Canadian Ambassador to Israel Deborah Lyons, in her recent speech to the Côte St. Luc Men's Club, was glowing about Israel's accomplishments, the very positive relationship between Canada and Israel, and the potential for collaborations between the two countries.
Lyons was accompanied to the meeting by Mount Royal MP Anthony Housefather. Also on hand were Israeli Consul General David Levy, Deputy Consul-General Rotem Segev and CSL Mayor Mitchell Brownstein.
But members of the Côte St. Luc Men's Club lived up to their reputation as tough questioners. One questioner asked Lyons why no Canadian representatives were present at the ceremony for the U.S. embassy opening in Jerusalem May 14, "to help celebrate the fact that we recognize Jerusalem is the capital of Israel!
"Did we do this (not be present) to kiss the behinds of all the Arab countries!?" he added.
Lyons clarified that no representatives of any other countries were invited to the May 14 ceremony, but Canada did choose not to attend a related May 13 celebration in Jerusalem.
"We were invited to that, as were many of the embassies," she explained. "About 25 or 30 embassies went to that, of about 88. I didn't go because I was here in Canada because it was parliamentary recess, and I needed to be here.... Could my deputy head have gone, yes, but the government made the decision not to go."
"Why?" many in the audience asked.
"Because the recognition of Jerusalem as the capital of the State of Israel is different than it being central to the Jewish heritage," Lyons said. "The position of successive governments — Conservative and Liberal — is that the status of Jerusalem will be recognized and determined as part of the larger peace negotiations."
Some in the audience laughed, and one member later said each country gets to choose its capital.
"I know you're not happy with this answer," Lyons said. "I understand that, and I love Jerusalem.... This is a decision of your politicians that I humbly serve, and I will do what I am told to do."
Lyons added that there was progress on the peace process in 2017. "And then on Dec. 6, President Donald Trump made his Jerusalem announcement, and either [Palestinian Authority leader] Mahmoud Abbas jumped or he was thrown in the ditch. What is your main goal? If it's peace, do everything we can do to create those bridges... let's not kill it before it starts. If this can get us to a framework Canada can participate in, if we can get the Palestinians to come back to the table, then we can all work really hard like adults are supposed to do for the next generation. Then we'll all go dance in Jerusalem.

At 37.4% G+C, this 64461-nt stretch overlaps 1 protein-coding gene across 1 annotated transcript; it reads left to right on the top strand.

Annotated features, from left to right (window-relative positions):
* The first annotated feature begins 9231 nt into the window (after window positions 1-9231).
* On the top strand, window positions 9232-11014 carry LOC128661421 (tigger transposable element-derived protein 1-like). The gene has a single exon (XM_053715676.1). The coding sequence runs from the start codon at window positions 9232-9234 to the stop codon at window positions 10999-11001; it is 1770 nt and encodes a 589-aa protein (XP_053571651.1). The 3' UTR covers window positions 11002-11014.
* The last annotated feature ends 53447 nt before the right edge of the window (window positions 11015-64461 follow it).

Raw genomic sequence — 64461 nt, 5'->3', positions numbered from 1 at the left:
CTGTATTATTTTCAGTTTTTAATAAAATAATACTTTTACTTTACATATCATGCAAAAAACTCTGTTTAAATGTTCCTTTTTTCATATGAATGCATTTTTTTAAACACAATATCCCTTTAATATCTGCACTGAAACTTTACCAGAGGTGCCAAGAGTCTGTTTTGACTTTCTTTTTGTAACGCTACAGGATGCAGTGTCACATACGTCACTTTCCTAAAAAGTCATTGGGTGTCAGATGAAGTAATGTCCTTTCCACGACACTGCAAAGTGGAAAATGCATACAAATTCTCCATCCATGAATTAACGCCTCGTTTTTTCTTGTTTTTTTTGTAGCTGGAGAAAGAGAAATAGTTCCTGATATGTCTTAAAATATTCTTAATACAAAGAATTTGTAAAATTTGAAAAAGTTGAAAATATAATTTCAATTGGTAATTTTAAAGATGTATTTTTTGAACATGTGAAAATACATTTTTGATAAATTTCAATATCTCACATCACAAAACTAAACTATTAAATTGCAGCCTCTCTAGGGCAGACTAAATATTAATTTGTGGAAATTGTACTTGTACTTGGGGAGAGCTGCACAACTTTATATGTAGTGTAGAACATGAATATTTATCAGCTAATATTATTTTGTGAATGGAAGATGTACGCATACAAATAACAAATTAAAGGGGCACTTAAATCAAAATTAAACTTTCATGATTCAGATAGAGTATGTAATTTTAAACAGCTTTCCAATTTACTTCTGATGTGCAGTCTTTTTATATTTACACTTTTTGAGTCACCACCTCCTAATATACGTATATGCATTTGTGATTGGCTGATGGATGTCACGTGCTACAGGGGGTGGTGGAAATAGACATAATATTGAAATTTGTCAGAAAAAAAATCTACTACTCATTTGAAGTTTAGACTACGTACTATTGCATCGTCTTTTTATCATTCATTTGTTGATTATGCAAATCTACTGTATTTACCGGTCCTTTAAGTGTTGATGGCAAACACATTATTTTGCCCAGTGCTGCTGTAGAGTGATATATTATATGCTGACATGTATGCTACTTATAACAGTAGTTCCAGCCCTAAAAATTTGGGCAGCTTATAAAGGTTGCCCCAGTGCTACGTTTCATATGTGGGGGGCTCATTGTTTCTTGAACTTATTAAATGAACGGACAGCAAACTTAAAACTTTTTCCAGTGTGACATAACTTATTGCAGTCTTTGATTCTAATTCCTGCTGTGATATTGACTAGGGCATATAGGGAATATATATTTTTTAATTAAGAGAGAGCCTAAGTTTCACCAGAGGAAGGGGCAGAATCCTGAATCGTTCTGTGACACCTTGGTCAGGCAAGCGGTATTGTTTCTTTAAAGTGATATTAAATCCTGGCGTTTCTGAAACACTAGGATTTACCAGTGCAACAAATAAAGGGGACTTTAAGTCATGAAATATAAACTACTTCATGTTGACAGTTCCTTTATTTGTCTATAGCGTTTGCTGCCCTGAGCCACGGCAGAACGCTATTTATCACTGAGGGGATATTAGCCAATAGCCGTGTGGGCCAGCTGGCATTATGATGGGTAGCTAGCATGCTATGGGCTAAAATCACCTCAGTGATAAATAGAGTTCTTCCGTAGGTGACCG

"Give us all a little bit of time to make this work. I cannot bear the fact that we would deliberately do things that might cause people to turn away from peace."
Housefather also provided a response, saying Canada and others will have to make tough decisions in the next few years.
"There are times you can make the right decision, but do it at the wrong time or in the wrong way," he added. "I am hearing the point of view of my constituents and I am raising it the way I always do, within the government.... If a decision is made my constituents are not happy with, everyone hears from me about it, and everyone knows what I think Mount Royal constituents want to happen."
Consul-General Levy welcomed the fact Lyons spoke candidly to the Montreal Jewish community.
"Throughout the entire Obama administration, starting in 2009, the Palestinians refused to negotiate with Israel, even when Prime Minister Netanyahu, at the request of President Obama, froze [settlement] construction in Judea and Samaria, and they refused after President Trump was elected," Levy told The Suburban "I do not necessarily see any change, certainly not as a result of the White House decision to recognize Jerusalem as the capital and move the embassy there."
Asked to react to Housefather's reference to the move as "the right decision at the wrong time," Levy pointed out the embassy move has been the position of the American legislature for more than 20 years.
The Consul-General then used a Hebrew term. Asked to translate that into English, Levy said: "If not now, then when?"